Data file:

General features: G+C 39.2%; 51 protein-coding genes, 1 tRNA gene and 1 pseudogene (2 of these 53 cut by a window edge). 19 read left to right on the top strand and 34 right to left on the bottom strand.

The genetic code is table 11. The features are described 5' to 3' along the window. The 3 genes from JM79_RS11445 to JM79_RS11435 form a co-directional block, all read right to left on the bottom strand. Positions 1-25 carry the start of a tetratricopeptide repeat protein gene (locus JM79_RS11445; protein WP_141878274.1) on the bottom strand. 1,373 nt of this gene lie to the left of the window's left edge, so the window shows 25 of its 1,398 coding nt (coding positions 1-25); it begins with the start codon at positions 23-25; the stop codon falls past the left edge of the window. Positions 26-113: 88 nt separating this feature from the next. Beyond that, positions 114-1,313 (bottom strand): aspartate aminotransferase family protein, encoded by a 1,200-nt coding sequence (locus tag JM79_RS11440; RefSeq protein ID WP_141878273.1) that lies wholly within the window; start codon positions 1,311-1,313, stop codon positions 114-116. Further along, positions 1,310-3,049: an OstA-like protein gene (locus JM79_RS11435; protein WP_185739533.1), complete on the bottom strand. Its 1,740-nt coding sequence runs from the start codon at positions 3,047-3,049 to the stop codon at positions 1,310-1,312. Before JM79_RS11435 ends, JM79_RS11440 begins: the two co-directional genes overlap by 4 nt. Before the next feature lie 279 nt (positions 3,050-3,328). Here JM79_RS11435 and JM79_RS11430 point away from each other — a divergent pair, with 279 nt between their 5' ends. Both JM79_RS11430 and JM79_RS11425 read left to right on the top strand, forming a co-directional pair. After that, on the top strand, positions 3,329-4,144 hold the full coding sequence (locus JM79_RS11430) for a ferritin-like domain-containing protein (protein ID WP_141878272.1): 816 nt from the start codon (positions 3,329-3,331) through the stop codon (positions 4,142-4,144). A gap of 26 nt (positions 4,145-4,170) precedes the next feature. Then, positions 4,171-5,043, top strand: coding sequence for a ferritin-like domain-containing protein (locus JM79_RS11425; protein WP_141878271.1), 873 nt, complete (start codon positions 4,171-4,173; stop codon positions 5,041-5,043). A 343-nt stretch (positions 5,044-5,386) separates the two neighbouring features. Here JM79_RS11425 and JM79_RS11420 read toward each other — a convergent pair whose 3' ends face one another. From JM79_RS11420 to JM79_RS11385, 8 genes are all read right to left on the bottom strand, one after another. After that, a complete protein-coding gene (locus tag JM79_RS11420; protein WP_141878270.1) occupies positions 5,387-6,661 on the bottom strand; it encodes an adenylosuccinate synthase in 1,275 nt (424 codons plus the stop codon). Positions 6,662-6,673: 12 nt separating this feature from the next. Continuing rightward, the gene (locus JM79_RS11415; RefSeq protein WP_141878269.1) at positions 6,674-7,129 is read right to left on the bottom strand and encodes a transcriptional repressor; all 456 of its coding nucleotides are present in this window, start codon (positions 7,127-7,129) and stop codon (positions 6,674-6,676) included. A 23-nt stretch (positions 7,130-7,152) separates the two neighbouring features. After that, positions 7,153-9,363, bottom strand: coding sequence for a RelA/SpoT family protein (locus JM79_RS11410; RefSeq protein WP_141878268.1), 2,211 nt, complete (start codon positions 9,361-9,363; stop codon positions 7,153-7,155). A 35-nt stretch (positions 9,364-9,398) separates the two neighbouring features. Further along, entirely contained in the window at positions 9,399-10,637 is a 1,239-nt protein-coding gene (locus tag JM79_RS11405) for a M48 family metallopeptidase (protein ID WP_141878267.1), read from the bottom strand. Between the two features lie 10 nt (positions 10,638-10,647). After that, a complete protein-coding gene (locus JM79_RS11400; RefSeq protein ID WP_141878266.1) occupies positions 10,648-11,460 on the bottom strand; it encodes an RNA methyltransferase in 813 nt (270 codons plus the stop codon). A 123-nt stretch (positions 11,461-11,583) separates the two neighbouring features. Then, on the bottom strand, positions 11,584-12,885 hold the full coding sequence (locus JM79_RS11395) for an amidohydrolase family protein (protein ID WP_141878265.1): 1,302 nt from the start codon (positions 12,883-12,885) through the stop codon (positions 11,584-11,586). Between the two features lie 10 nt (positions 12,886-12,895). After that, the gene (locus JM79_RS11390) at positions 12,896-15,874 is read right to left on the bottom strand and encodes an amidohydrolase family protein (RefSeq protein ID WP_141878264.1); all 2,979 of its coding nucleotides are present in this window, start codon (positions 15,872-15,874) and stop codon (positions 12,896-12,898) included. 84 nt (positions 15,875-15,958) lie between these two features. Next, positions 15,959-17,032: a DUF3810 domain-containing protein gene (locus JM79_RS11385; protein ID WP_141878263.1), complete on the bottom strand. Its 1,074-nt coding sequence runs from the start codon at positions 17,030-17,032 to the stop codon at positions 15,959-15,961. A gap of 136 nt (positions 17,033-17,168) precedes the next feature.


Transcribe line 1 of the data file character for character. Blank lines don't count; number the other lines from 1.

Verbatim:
General features: G+C 39.2%; 51 protein-coding genes, 1 tRNA gene and 1 pseudogene (2 of these 53 cut by a window edge). 19 read left to right on the top strand and 34 right to left on the bottom strand.